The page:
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O’Leary is Assistant Professor at Brevard College

Dr. Allison O’Leary (B.A., 2011) is an Assistant Professor of Psychology at Brevard College. Allison’s research expertise lies in the domain of cognitive development. Specifically, her work is aimed at understanding the emergence of metacognition, from its beginnings in early childhood to its contributions to study strategy choices and achievement in undergraduate college students. Allison’s work has been published in the most stellar outlets in the field, including Developmental Psychology and Child Development. As a faculty member at a teaching-focused college, she notes that she is “passionate about equipping my students with the skills they need to become independent, self-regulated learners.” Indeed, Allison has been awarded two Early Career Scholarships from the National Institute on the Teaching of Psychology.

Allison graduated summa cum laude from UNCG, placing her at the top of her undergraduate cohort. In addition to completing Disciplinary Honors in Psychology, she was recipient of a Student Excellence Award and awarded a top prize for her Honors research at the Carolyn and Norwood Thomas Undergraduate Research and Creativity Exposition. She also served as Secretary of Psi Chi. After completing her undergraduate degree, Allison accepted an offer to work with Dr. Vladimir Sloutsky in the very competitive graduate program in developmental psychology at The Ohio State University, during which she was recognized both for excellence as a Teaching Assistant and for service contributions.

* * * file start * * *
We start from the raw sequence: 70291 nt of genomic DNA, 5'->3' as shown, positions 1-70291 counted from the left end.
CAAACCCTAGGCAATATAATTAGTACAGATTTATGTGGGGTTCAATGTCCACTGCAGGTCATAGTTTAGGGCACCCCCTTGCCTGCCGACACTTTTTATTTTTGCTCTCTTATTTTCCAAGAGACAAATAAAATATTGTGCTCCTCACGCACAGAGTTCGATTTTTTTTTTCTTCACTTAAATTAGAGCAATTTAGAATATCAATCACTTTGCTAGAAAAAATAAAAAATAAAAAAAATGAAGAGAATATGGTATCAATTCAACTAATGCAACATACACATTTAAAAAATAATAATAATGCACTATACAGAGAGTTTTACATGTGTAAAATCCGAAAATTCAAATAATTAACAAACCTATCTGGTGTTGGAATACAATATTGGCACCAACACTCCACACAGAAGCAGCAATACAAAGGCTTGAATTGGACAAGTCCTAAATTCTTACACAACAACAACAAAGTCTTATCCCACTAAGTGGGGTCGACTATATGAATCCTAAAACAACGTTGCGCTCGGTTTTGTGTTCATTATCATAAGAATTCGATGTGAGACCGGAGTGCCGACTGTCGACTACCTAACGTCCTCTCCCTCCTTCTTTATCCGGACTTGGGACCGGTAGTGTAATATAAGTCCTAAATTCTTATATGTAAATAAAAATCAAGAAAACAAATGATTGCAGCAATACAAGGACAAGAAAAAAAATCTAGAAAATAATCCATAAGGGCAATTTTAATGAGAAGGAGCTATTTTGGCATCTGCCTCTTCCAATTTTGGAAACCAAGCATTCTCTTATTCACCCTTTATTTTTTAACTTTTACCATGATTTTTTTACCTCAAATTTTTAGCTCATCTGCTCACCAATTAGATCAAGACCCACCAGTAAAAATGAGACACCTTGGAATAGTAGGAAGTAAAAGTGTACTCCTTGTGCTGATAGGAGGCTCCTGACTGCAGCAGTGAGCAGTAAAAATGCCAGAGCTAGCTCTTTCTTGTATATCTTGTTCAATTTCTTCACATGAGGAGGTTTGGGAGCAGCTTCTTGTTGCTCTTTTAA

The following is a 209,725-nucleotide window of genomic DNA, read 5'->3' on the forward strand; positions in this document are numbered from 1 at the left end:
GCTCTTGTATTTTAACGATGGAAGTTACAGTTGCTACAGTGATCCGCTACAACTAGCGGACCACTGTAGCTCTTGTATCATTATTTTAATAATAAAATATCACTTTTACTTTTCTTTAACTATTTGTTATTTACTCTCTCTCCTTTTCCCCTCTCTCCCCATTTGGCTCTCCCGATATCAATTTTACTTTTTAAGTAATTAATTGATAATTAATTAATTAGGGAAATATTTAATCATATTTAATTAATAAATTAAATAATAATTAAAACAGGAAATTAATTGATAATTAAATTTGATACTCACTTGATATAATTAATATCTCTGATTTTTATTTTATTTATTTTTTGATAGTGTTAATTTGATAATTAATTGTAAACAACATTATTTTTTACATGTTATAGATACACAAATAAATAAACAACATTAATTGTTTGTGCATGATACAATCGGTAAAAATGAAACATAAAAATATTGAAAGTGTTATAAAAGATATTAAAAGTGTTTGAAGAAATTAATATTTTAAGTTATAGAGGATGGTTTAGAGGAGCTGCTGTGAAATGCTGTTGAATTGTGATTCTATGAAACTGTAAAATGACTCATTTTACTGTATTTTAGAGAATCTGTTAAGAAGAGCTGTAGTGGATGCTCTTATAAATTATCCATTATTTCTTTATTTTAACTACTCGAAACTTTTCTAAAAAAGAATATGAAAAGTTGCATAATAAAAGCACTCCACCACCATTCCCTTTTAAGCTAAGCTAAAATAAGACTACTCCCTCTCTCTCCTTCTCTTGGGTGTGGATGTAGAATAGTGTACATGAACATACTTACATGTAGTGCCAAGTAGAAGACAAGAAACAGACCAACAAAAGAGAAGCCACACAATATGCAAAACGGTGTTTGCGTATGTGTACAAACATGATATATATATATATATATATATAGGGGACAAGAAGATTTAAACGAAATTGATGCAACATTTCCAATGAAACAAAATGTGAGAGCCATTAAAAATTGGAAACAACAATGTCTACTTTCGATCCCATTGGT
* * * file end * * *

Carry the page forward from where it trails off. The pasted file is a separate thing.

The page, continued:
Concerning her experience at UNCG, Allison notes that her time “was made more meaningful through my close collaborations with Dr. Boseovski and Dr. Marcovitch in the DUCK Lab. The opportunity to participate in mentored research catalyzed my interest in psychology and, ultimately, shaped my career trajectory. Working with the psychology faculty at UNCG, both in the classroom and in the lab, taught me to be a critical thinker and a careful researcher. I know that the opportunities presented to me as an undergraduate provided a strong foundation for graduate school and beyond. As importantly, my mentors provided the intellectual and emotional support needed to decide the next steps in my pathway, and even the next steps after that (we still regularly see one another at conferences, and they continue to be wonderful sources of advice). Now that I am a faculty member at a liberal arts college, I regularly cite their mentorship as a model I hope to follow as I teach and mentor students.”

We are extremely proud of Allison’s accomplishments – she continues to be a model Alumna – and we are delighted that she is back in North Carolina to “pay it forward” to the next generation of students.